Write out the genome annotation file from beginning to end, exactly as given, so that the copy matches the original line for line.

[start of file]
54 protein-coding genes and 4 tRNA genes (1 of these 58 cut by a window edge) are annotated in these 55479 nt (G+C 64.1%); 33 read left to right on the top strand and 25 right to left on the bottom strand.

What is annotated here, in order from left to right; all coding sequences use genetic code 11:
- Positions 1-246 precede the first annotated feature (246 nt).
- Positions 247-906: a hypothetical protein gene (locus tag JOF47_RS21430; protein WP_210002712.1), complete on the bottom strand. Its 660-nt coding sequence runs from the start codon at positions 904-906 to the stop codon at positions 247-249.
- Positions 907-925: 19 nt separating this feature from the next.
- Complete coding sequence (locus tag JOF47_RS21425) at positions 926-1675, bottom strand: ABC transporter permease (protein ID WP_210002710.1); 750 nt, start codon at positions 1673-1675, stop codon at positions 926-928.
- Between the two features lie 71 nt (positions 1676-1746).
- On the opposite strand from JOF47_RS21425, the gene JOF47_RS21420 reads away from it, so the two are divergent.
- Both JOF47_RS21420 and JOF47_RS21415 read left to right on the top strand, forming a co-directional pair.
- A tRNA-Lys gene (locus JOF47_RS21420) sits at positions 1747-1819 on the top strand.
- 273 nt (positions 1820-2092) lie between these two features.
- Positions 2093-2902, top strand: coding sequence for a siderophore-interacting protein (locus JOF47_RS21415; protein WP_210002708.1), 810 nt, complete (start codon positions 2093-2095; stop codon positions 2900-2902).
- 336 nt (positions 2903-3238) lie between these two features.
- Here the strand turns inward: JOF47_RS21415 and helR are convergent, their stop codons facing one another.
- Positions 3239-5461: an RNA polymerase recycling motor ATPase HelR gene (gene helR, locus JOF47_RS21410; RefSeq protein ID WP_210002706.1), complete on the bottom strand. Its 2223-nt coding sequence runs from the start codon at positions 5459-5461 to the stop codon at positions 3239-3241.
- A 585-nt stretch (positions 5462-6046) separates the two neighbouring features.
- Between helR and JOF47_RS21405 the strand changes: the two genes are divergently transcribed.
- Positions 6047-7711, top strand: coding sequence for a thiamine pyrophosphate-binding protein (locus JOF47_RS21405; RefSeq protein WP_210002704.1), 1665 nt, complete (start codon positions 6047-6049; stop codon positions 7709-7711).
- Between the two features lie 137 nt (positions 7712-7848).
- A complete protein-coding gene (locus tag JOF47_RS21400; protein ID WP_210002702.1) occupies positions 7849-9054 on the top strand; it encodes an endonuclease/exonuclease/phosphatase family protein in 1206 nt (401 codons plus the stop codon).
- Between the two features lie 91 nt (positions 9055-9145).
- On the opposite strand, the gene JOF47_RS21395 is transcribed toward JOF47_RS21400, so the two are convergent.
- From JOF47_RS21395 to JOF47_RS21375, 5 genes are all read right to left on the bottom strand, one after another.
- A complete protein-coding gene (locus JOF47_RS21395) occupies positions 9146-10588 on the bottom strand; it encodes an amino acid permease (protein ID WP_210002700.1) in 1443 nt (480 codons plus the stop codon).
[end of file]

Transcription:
54 protein-coding genes and 4 tRNA genes (1 of these 58 cut by a window edge) are annotated in these 55479 nt (G+C 64.1%); 33 read left to right on the top strand and 25 right to left on the bottom strand.

What is annotated here, in order from left to right; all coding sequences use genetic code 11:
- Positions 1-246 precede the first annotated feature (246 nt).
- Positions 247-906: a hypothetical protein gene (locus tag JOF47_RS21430; protein WP_210002712.1), complete on the bottom strand. Its 660-nt coding sequence runs from the start codon at positions 904-906 to the stop codon at positions 247-249.
- Positions 907-925: 19 nt separating this feature from the next.
- Complete coding sequence (locus tag JOF47_RS21425) at positions 926-1675, bottom strand: ABC transporter permease (protein ID WP_210002710.1); 750 nt, start codon at positions 1673-1675, stop codon at positions 926-928.
- Between the two features lie 71 nt (positions 1676-1746).
- On the opposite strand from JOF47_RS21425, the gene JOF47_RS21420 reads away from it, so the two are divergent.
- Both JOF47_RS21420 and JOF47_RS21415 read left to right on the top strand, forming a co-directional pair.
- A tRNA-Lys gene (locus JOF47_RS21420) sits at positions 1747-1819 on the top strand.
- 273 nt (positions 1820-2092) lie between these two features.
- Positions 2093-2902, top strand: coding sequence for a siderophore-interacting protein (locus JOF47_RS21415; protein WP_210002708.1), 810 nt, complete (start codon positions 2093-2095; stop codon positions 2900-2902).
- 336 nt (positions 2903-3238) lie between these two features.
- Here the strand turns inward: JOF47_RS21415 and helR are convergent, their stop codons facing one another.
- Positions 3239-5461: an RNA polymerase recycling motor ATPase HelR gene (gene helR, locus JOF47_RS21410; RefSeq protein ID WP_210002706.1), complete on the bottom strand. Its 2223-nt coding sequence runs from the start codon at positions 5459-5461 to the stop codon at positions 3239-3241.
- A 585-nt stretch (positions 5462-6046) separates the two neighbouring features.
- Between helR and JOF47_RS21405 the strand changes: the two genes are divergently transcribed.
- Positions 6047-7711, top strand: coding sequence for a thiamine pyrophosphate-binding protein (locus JOF47_RS21405; RefSeq protein WP_210002704.1), 1665 nt, complete (start codon positions 6047-6049; stop codon positions 7709-7711).
- Between the two features lie 137 nt (positions 7712-7848).
- A complete protein-coding gene (locus tag JOF47_RS21400; protein ID WP_210002702.1) occupies positions 7849-9054 on the top strand; it encodes an endonuclease/exonuclease/phosphatase family protein in 1206 nt (401 codons plus the stop codon).
- Between the two features lie 91 nt (positions 9055-9145).
- On the opposite strand, the gene JOF47_RS21395 is transcribed toward JOF47_RS21400, so the two are convergent.
- From JOF47_RS21395 to JOF47_RS21375, 5 genes are all read right to left on the bottom strand, one after another.
- A complete protein-coding gene (locus JOF47_RS21395) occupies positions 9146-10588 on the bottom strand; it encodes an amino acid permease (protein ID WP_210002700.1) in 1443 nt (480 codons plus the stop codon).